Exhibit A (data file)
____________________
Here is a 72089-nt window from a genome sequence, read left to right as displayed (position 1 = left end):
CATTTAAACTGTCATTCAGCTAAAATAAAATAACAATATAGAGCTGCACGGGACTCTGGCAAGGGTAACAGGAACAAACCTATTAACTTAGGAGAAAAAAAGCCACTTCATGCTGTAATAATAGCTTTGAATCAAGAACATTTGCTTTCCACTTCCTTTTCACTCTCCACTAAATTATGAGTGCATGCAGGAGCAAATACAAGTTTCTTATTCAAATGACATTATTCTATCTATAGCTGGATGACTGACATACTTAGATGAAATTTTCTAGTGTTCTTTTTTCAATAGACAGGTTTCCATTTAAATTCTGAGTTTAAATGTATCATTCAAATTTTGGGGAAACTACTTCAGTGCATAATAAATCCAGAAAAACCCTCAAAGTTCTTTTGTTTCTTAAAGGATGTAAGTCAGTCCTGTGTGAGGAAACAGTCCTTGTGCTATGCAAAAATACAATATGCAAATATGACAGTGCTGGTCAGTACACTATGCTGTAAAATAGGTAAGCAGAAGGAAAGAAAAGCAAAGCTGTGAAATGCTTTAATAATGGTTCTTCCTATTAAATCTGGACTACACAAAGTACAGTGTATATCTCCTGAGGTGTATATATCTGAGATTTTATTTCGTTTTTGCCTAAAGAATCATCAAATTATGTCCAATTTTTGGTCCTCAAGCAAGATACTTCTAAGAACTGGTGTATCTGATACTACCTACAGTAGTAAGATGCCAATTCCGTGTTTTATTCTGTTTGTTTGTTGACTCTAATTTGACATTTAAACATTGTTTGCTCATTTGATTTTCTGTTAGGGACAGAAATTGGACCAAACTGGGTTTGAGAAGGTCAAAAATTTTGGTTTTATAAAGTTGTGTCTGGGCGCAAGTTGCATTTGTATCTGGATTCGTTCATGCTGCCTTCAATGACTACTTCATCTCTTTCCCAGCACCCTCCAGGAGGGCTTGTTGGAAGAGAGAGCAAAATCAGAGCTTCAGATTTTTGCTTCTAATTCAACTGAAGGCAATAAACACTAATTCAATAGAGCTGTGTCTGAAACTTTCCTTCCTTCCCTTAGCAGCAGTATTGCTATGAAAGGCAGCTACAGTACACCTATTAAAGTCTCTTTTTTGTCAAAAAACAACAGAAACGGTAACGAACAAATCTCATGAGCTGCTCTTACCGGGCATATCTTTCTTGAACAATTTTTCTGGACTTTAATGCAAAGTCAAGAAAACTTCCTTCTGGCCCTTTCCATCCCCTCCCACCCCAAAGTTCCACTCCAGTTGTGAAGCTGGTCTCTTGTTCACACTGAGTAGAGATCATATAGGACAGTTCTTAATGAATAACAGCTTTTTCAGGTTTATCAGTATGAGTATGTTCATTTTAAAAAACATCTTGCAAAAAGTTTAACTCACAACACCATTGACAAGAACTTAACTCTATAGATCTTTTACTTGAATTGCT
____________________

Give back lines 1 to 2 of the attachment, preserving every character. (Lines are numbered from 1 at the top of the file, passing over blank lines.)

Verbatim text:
Here is a 72089-nt window from a genome sequence, read left to right as displayed (position 1 = left end):
CATTTAAACTGTCATTCAGCTAAAATAAAATAACAATATAGAGCTGCACGGGACTCTGGCAAGGGTAACAGGAACAAACCTATTAACTTAGGAGAAAAAAAGCCACTTCATGCTGTAATAATAGCTTTGAATCAAGAACATTTGCTTTCCACTTCCTTTTCACTCTCCACTAAATTATGAGTGCATGCAGGAGCAAATACAAGTTTCTTATTCAAATGACATTATTCTATCTATAGCTGGATGACTGACATACTTAGATGAAATTTTCTAGTGTTCTTTTTTCAATAGACAGGTTTCCATTTAAATTCTGAGTTTAAATGTATCATTCAAATTTTGGGGAAACTACTTCAGTGCATAATAAATCCAGAAAAACCCTCAAAGTTCTTTTGTTTCTTAAAGGATGTAAGTCAGTCCTGTGTGAGGAAACAGTCCTTGTGCTATGCAAAAATACAATATGCAAATATGACAGTGCTGGTCAGTACACTATGCTGTAAAATAGGTAAGCAGAAGGAAAGAAAAGCAAAGCTGTGAAATGCTTTAATAATGGTTCTTCCTATTAAATCTGGACTACACAAAGTACAGTGTATATCTCCTGAGGTGTATATATCTGAGATTTTATTTCGTTTTTGCCTAAAGAATCATCAAATTATGTCCAATTTTTGGTCCTCAAGCAAGATACTTCTAAGAACTGGTGTATCTGATACTACCTACAGTAGTAAGATGCCAATTCCGTGTTTTATTCTGTTTGTTTGTTGACTCTAATTTGACATTTAAACATTGTTTGCTCATTTGATTTTCTGTTAGGGACAGAAATTGGACCAAACTGGGTTTGAGAAGGTCAAAAATTTTGGTTTTATAAAGTTGTGTCTGGGCGCAAGTTGCATTTGTATCTGGATTCGTTCATGCTGCCTTCAATGACTACTTCATCTCTTTCCCAGCACCCTCCAGGAGGGCTTGTTGGAAGAGAGAGCAAAATCAGAGCTTCAGATTTTTGCTTCTAATTCAACTGAAGGCAATAAACACTAATTCAATAGAGCTGTGTCTGAAACTTTCCTTCCTTCCCTTAGCAGCAGTATTGCTATGAAAGGCAGCTACAGTACACCTATTAAAGTCTCTTTTTTGTCAAAAAACAACAGAAACGGTAACGAACAAATCTCATGAGCTGCTCTTACCGGGCATATCTTTCTTGAACAATTTTTCTGGACTTTAATGCAAAGTCAAGAAAACTTCCTTCTGGCCCTTTCCATCCCCTCCCACCCCAAAGTTCCACTCCAGTTGTGAAGCTGGTCTCTTGTTCACACTGAGTAGAGATCATATAGGACAGTTCTTAATGAATAACAGCTTTTTCAGGTTTATCAGTATGAGTATGTTCATTTTAAAAAACATCTTGCAAAAAGTTTAACTCACAACACCATTGACAAGAACTTAACTCTATAGATCTTTTACTTGAATTGCT